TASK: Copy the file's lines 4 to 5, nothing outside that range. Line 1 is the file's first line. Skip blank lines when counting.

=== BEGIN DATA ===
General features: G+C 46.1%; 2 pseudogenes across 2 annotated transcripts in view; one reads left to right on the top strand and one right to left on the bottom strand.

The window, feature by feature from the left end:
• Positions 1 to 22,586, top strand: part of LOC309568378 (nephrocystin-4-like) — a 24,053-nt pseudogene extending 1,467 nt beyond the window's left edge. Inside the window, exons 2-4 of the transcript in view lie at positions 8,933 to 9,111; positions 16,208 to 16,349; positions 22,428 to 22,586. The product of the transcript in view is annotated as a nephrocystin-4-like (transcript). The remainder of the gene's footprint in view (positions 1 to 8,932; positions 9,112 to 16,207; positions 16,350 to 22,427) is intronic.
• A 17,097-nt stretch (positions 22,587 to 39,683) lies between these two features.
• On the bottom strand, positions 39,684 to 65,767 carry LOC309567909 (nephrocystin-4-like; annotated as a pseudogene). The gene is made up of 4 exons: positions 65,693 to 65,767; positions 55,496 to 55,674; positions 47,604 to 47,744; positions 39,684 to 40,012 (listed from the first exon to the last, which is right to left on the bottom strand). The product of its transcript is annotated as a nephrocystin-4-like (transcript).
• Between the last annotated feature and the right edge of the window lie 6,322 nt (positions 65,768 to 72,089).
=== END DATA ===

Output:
• A 17,097-nt stretch (positions 22,587 to 39,683) lies between these two features.
• On the bottom strand, positions 39,684 to 65,767 carry LOC309567909 (nephrocystin-4-like; annotated as a pseudogene). The gene is made up of 4 exons: positions 65,693 to 65,767; positions 55,496 to 55,674; positions 47,604 to 47,744; positions 39,684 to 40,012 (listed from the first exon to the last, which is right to left on the bottom strand). The product of its transcript is annotated as a nephrocystin-4-like (transcript).